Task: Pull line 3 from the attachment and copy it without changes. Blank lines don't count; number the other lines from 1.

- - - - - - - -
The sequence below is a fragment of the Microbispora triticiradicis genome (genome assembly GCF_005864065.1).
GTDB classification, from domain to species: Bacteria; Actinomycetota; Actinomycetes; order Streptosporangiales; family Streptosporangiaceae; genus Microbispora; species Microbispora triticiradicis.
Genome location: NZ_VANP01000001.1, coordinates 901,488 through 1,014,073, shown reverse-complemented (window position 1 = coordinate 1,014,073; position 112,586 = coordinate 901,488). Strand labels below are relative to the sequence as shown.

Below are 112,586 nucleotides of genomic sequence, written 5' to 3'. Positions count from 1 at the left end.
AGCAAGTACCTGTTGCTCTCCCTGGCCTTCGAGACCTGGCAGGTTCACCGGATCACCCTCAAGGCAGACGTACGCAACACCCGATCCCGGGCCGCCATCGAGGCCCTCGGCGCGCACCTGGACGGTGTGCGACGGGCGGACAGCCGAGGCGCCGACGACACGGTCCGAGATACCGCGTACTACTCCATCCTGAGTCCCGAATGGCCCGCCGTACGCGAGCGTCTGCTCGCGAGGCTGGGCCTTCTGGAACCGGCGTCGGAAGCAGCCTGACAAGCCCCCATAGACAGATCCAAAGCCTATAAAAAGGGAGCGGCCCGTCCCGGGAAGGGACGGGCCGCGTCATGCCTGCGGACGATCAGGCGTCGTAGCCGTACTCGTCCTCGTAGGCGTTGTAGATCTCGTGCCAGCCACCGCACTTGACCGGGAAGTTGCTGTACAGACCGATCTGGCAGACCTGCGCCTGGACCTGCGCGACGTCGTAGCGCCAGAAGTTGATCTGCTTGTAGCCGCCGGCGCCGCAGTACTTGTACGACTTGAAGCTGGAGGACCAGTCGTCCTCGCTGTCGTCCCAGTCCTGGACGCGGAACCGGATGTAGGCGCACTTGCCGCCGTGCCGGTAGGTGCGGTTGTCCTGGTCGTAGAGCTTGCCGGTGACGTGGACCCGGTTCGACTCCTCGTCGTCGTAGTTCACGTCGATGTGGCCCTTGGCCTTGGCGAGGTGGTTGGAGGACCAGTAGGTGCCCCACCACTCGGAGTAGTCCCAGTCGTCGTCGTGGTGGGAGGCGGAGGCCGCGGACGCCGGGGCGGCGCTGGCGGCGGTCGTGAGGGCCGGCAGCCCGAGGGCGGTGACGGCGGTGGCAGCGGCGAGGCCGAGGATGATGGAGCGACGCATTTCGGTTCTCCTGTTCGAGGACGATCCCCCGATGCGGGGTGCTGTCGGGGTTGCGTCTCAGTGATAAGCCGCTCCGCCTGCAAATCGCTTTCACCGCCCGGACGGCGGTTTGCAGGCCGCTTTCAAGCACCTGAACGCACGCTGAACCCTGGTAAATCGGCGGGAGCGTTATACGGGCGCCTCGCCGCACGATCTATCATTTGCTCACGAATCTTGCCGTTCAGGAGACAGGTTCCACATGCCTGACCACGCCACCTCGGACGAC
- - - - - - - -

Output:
Genome location: NZ_VANP01000001.1, coordinates 901,488 through 1,014,073, shown reverse-complemented (window position 1 = coordinate 1,014,073; position 112,586 = coordinate 901,488). Strand labels below are relative to the sequence as shown.